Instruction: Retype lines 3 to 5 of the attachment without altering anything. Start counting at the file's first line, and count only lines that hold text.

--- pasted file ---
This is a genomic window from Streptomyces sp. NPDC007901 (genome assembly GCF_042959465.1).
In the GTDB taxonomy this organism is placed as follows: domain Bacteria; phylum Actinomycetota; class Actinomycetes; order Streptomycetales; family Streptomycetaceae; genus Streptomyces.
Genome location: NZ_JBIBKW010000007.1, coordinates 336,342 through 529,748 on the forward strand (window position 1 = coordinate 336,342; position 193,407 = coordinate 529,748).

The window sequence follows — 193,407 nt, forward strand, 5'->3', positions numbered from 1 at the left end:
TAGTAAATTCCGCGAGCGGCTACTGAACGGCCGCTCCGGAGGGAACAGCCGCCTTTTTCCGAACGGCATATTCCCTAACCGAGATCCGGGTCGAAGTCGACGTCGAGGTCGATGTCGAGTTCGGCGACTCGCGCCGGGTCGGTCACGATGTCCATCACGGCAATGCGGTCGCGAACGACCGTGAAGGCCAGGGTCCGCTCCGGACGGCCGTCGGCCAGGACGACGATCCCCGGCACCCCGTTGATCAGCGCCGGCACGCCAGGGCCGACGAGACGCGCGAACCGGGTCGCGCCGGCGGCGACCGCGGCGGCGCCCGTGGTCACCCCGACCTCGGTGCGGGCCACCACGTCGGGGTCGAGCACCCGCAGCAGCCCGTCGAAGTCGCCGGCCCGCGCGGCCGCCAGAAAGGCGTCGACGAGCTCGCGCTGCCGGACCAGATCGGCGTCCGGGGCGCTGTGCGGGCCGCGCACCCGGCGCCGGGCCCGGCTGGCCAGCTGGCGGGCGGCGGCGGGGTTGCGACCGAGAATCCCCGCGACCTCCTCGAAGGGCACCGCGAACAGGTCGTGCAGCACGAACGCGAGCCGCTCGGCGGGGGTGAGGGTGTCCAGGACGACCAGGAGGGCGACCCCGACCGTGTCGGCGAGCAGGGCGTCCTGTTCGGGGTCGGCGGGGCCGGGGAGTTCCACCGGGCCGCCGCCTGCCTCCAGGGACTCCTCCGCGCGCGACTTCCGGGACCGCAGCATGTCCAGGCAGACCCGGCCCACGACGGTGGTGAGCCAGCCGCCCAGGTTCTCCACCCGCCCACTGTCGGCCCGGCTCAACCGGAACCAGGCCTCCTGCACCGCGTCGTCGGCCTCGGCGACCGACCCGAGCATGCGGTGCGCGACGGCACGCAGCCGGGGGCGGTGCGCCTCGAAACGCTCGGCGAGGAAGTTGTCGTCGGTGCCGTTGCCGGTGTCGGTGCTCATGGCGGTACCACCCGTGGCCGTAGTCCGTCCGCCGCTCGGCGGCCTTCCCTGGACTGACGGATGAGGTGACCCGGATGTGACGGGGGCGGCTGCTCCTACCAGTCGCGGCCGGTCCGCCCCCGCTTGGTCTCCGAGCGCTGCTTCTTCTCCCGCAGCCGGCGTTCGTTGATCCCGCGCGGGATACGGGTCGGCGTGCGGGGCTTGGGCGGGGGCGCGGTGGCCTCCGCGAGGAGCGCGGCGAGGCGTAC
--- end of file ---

Genome location: NZ_JBIBKW010000007.1, coordinates 336,342 through 529,748 on the forward strand (window position 1 = coordinate 336,342; position 193,407 = coordinate 529,748).

The window sequence follows — 193,407 nt, forward strand, 5'->3', positions numbered from 1 at the left end:
TAGTAAATTCCGCGAGCGGCTACTGAACGGCCGCTCCGGAGGGAACAGCCGCCTTTTTCCGAACGGCATATTCCCTAACCGAGATCCGGGTCGAAGTCGACGTCGAGGTCGATGTCGAGTTCGGCGACTCGCGCCGGGTCGGTCACGATGTCCATCACGGCAATGCGGTCGCGAACGACCGTGAAGGCCAGGGTCCGCTCCGGACGGCCGTCGGCCAGGACGACGATCCCCGGCACCCCGTTGATCAGCGCCGGCACGCCAGGGCCGACGAGACGCGCGAACCGGGTCGCGCCGGCGGCGACCGCGGCGGCGCCCGTGGTCACCCCGACCTCGGTGCGGGCCACCACGTCGGGGTCGAGCACCCGCAGCAGCCCGTCGAAGTCGCCGGCCCGCGCGGCCGCCAGAAAGGCGTCGACGAGCTCGCGCTGCCGGACCAGATCGGCGTCCGGGGCGCTGTGCGGGCCGCGCACCCGGCGCCGGGCCCGGCTGGCCAGCTGGCGGGCGGCGGCGGGGTTGCGACCGAGAATCCCCGCGACCTCCTCGAAGGGCACCGCGAACAGGTCGTGCAGCACGAACGCGAGCCGCTCGGCGGGGGTGAGGGTGTCCAGGACGACCAGGAGGGCGACCCCGACCGTGTCGGCGAGCAGGGCGTCCTGTTCGGGGTCGGCGGGGCCGGGGAGTTCCACCGGGCCGCCGCCTGCCTCCAGGGACTCCTCCGCGCGCGACTTCCGGGACCGCAGCATGTCCAGGCAGACCCGGCCCACGACGGTGGTGAGCCAGCCGCCCAGGTTCTCCACCCGCCCACTGTCGGCCCGGCTCAACCGGAACCAGGCCTCCTGCACCGCGTCGTCGGCCTCGGCGACCGACCCGAGCATGCGGTGCGCGACGGCACGCAGCCGGGGGCGGTGCGCCTCGAAACGCTCGGCGAGGAAGTTGTCGTCGGTGCCGTTGCCGGTGTCGGTGCTCATGGCGGTACCACCCGTGGCCGTAGTCCGTCCGCCGCTCGGCGGCCTTCCCTGGACTGACGGATGAGGTGACCCGGATGTGACGGGGGCGGCTGCTCCTACCAGTCGCGGCCGGTCCGCCCCCGCTTGGTCTCCGAGCGCTGCTTCTTCTCCCGCAGCCGGCGTTCGTTGATCCCGCGCGGGATACGGGTCGGCGTGCGGGGCTTGGGCGGGGGCGCGGTGGCCTCCGCGAGGAGCGCGGCGAGGCGTAC